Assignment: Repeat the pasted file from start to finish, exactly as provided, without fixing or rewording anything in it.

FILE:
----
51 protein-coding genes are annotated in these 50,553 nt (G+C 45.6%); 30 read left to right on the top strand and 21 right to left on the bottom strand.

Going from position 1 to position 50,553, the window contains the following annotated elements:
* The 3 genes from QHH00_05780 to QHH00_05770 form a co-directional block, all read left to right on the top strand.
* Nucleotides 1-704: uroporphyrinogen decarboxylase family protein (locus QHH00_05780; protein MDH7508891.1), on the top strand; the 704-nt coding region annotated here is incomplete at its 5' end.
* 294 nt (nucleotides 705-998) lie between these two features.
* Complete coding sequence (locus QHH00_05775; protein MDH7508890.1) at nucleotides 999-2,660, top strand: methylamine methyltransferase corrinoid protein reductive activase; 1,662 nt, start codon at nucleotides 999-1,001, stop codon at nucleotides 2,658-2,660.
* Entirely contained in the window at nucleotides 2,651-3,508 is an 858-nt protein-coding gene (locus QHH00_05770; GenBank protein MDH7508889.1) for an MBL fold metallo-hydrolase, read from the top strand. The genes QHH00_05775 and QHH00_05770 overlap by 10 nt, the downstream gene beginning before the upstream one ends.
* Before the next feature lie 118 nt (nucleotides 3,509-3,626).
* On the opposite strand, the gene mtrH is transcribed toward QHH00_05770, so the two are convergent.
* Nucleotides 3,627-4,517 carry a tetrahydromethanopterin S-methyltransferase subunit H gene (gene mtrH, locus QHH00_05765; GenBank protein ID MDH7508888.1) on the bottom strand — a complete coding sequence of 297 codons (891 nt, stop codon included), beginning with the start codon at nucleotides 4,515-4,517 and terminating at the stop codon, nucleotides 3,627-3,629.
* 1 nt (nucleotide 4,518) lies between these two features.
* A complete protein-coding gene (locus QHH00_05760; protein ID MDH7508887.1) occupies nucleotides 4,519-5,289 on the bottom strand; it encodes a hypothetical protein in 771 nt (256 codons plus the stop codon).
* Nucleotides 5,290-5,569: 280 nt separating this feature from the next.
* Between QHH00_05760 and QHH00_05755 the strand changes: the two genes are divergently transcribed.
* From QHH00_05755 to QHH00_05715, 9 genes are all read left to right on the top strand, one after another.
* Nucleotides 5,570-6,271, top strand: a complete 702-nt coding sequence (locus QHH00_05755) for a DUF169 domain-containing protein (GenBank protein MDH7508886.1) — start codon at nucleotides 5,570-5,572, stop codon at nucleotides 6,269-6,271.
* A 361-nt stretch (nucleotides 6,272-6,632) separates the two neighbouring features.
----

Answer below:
51 protein-coding genes are annotated in these 50,553 nt (G+C 45.6%); 30 read left to right on the top strand and 21 right to left on the bottom strand.

Going from position 1 to position 50,553, the window contains the following annotated elements:
* The 3 genes from QHH00_05780 to QHH00_05770 form a co-directional block, all read left to right on the top strand.
* Nucleotides 1-704: uroporphyrinogen decarboxylase family protein (locus QHH00_05780; protein MDH7508891.1), on the top strand; the 704-nt coding region annotated here is incomplete at its 5' end.
* 294 nt (nucleotides 705-998) lie between these two features.
* Complete coding sequence (locus QHH00_05775; protein MDH7508890.1) at nucleotides 999-2,660, top strand: methylamine methyltransferase corrinoid protein reductive activase; 1,662 nt, start codon at nucleotides 999-1,001, stop codon at nucleotides 2,658-2,660.
* Entirely contained in the window at nucleotides 2,651-3,508 is an 858-nt protein-coding gene (locus QHH00_05770; GenBank protein MDH7508889.1) for an MBL fold metallo-hydrolase, read from the top strand. The genes QHH00_05775 and QHH00_05770 overlap by 10 nt, the downstream gene beginning before the upstream one ends.
* Before the next feature lie 118 nt (nucleotides 3,509-3,626).
* On the opposite strand, the gene mtrH is transcribed toward QHH00_05770, so the two are convergent.
* Nucleotides 3,627-4,517 carry a tetrahydromethanopterin S-methyltransferase subunit H gene (gene mtrH, locus QHH00_05765; GenBank protein ID MDH7508888.1) on the bottom strand — a complete coding sequence of 297 codons (891 nt, stop codon included), beginning with the start codon at nucleotides 4,515-4,517 and terminating at the stop codon, nucleotides 3,627-3,629.
* 1 nt (nucleotide 4,518) lies between these two features.
* A complete protein-coding gene (locus QHH00_05760; protein ID MDH7508887.1) occupies nucleotides 4,519-5,289 on the bottom strand; it encodes a hypothetical protein in 771 nt (256 codons plus the stop codon).
* Nucleotides 5,290-5,569: 280 nt separating this feature from the next.
* Between QHH00_05760 and QHH00_05755 the strand changes: the two genes are divergently transcribed.
* From QHH00_05755 to QHH00_05715, 9 genes are all read left to right on the top strand, one after another.
* Nucleotides 5,570-6,271, top strand: a complete 702-nt coding sequence (locus QHH00_05755) for a DUF169 domain-containing protein (GenBank protein MDH7508886.1) — start codon at nucleotides 5,570-5,572, stop codon at nucleotides 6,269-6,271.
* A 361-nt stretch (nucleotides 6,272-6,632) separates the two neighbouring features.